During the probate process, interested parties have the opportunity to address their concerns about the distribution of an estate. Conflicts often arise among family members, who may disagree about the intent of the will or take issue with the court’s decisions in the absence of a will. George E. Meng and Sierra B. Mitchell are well-versed in probate law and the litigation of probate matters in the Orphans’ Court, in the Circuit Court, and on appeals to the Court of Special Appeals or the Court of Appeals.
Estate vs. probate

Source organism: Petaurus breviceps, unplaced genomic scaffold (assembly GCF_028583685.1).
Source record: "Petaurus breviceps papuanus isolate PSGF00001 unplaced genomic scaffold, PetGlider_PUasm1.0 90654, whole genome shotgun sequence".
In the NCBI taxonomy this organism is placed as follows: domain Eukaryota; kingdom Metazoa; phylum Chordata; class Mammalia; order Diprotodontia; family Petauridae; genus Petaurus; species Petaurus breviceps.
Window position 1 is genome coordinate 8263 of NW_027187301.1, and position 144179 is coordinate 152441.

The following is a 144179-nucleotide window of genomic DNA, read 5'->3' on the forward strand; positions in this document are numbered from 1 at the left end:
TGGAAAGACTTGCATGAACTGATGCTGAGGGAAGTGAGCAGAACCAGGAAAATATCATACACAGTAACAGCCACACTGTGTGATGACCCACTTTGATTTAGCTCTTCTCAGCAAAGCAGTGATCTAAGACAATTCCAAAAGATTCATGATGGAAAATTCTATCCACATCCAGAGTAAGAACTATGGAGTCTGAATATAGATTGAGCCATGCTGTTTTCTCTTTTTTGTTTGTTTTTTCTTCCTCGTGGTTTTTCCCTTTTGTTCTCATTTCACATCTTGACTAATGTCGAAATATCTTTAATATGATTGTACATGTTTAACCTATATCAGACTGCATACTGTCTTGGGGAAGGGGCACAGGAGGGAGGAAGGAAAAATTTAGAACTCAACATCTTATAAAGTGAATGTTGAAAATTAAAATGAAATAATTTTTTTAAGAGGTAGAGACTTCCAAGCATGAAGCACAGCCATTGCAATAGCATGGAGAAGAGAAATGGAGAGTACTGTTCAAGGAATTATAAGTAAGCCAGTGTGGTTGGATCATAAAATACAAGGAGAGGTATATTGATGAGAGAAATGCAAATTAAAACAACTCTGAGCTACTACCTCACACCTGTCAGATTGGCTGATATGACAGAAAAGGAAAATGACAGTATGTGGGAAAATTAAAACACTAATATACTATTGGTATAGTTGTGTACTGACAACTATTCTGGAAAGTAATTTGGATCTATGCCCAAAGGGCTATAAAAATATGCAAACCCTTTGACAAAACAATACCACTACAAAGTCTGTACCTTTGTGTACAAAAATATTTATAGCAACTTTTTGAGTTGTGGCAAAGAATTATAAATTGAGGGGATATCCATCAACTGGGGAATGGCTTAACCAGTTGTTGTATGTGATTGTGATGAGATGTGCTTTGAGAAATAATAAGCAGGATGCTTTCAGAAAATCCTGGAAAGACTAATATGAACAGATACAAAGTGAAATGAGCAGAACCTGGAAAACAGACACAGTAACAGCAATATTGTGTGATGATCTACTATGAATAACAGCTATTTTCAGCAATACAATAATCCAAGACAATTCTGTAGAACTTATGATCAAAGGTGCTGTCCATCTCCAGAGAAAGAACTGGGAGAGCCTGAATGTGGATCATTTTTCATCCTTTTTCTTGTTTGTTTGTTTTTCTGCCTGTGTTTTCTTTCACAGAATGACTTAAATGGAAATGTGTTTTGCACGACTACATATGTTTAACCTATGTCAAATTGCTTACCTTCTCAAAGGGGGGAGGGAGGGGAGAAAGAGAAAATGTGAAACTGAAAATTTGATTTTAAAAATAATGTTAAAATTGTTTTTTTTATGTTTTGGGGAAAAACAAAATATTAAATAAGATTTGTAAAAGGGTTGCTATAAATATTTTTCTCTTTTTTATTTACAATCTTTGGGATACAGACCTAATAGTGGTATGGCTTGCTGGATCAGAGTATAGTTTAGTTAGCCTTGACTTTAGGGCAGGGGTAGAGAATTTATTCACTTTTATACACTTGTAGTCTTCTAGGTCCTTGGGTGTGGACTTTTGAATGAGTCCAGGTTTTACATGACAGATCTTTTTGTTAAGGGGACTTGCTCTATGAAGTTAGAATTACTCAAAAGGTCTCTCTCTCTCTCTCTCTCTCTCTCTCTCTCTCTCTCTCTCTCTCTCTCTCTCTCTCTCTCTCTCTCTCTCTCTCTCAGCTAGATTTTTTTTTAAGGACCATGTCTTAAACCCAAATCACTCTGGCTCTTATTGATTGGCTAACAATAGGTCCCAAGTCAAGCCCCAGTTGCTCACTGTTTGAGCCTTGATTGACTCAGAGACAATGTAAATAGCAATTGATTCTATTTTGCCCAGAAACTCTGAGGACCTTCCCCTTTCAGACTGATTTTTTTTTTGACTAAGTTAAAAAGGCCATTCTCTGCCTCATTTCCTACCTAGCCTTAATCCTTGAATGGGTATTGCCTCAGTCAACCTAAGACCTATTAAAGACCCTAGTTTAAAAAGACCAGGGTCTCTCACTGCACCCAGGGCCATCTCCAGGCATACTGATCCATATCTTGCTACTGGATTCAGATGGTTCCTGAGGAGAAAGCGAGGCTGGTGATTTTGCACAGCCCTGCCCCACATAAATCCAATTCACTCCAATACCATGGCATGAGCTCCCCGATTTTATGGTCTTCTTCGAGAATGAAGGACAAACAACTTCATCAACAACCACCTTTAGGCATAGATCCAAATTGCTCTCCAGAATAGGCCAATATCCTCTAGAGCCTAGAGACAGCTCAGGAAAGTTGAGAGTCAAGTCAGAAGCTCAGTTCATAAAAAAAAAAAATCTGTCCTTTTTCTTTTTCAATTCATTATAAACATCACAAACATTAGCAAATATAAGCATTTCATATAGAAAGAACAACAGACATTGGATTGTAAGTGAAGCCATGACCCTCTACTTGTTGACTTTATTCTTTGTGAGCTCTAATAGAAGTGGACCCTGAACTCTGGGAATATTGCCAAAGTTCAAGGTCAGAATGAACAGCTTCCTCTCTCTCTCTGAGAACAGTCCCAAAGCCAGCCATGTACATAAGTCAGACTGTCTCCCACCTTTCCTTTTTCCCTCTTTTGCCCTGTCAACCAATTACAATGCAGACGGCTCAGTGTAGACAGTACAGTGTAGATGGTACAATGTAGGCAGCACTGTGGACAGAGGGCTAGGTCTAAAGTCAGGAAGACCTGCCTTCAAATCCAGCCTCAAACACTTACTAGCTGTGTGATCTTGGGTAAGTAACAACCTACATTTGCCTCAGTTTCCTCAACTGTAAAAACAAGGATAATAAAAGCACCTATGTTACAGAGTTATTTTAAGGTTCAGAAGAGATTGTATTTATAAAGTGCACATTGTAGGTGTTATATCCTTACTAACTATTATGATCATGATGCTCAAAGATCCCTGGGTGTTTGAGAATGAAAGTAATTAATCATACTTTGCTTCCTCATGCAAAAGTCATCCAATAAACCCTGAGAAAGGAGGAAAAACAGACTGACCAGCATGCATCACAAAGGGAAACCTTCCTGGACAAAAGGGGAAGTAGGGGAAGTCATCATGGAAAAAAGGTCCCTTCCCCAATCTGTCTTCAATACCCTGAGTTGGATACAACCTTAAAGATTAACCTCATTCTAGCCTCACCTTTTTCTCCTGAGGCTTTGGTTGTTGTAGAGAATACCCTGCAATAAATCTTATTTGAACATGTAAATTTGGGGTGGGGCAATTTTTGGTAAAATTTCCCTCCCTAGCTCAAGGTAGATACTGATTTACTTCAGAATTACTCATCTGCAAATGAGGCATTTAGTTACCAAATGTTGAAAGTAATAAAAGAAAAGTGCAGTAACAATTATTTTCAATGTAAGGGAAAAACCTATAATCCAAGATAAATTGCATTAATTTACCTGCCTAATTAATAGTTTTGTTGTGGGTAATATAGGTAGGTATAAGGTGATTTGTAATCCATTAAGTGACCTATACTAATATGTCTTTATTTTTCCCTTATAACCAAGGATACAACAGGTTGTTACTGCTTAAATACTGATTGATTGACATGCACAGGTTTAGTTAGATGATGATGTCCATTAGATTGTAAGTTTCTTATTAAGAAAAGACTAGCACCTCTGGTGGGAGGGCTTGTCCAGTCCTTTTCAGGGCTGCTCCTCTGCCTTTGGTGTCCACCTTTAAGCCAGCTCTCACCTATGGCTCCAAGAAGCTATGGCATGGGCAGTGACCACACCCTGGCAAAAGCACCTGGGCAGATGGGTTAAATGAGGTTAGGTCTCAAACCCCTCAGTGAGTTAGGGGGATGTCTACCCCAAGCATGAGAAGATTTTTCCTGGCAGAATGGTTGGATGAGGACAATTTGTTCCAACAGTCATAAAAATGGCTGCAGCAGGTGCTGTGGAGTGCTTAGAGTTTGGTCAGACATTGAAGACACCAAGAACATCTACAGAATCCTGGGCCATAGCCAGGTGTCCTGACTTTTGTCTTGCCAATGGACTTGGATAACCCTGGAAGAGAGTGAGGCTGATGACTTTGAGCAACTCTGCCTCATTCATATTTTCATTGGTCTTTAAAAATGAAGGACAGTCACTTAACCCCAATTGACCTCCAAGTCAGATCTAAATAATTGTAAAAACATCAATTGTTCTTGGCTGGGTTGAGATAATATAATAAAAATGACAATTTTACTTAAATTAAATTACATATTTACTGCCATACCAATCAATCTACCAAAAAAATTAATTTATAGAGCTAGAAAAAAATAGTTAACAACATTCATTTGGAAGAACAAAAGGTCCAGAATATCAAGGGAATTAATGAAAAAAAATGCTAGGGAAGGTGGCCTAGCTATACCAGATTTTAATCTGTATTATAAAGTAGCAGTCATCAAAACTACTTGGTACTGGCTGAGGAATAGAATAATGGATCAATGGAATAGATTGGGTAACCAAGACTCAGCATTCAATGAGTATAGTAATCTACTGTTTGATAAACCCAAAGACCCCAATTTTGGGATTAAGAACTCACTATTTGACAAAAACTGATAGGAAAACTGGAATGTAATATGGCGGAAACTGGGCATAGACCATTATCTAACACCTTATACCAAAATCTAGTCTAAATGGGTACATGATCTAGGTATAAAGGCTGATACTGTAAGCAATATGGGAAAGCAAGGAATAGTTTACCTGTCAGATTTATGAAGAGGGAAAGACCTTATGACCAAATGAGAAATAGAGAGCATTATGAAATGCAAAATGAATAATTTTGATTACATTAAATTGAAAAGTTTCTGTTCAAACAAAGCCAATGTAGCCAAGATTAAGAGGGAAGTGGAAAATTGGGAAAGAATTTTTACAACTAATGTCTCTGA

Estate litigation lawyers often use the word estate when referring to the probate process. We might say we are “handling the probate of your relative’s estate,” or simply that we are “handling your relative’s estate.” Either way, we are talking about managing the process of moving an estate through probate.
The word litigation means a contest in a court of justice for the purpose of enforcing a right. If you were to file a lawsuit against someone, you would be engaging in litigation. Probate litigation can be particularly demanding, especially if the decedent’s will was not properly prepared or if the beneficiaries don’t have friendly relationships with one another. Probate disputes requiring litigation may include: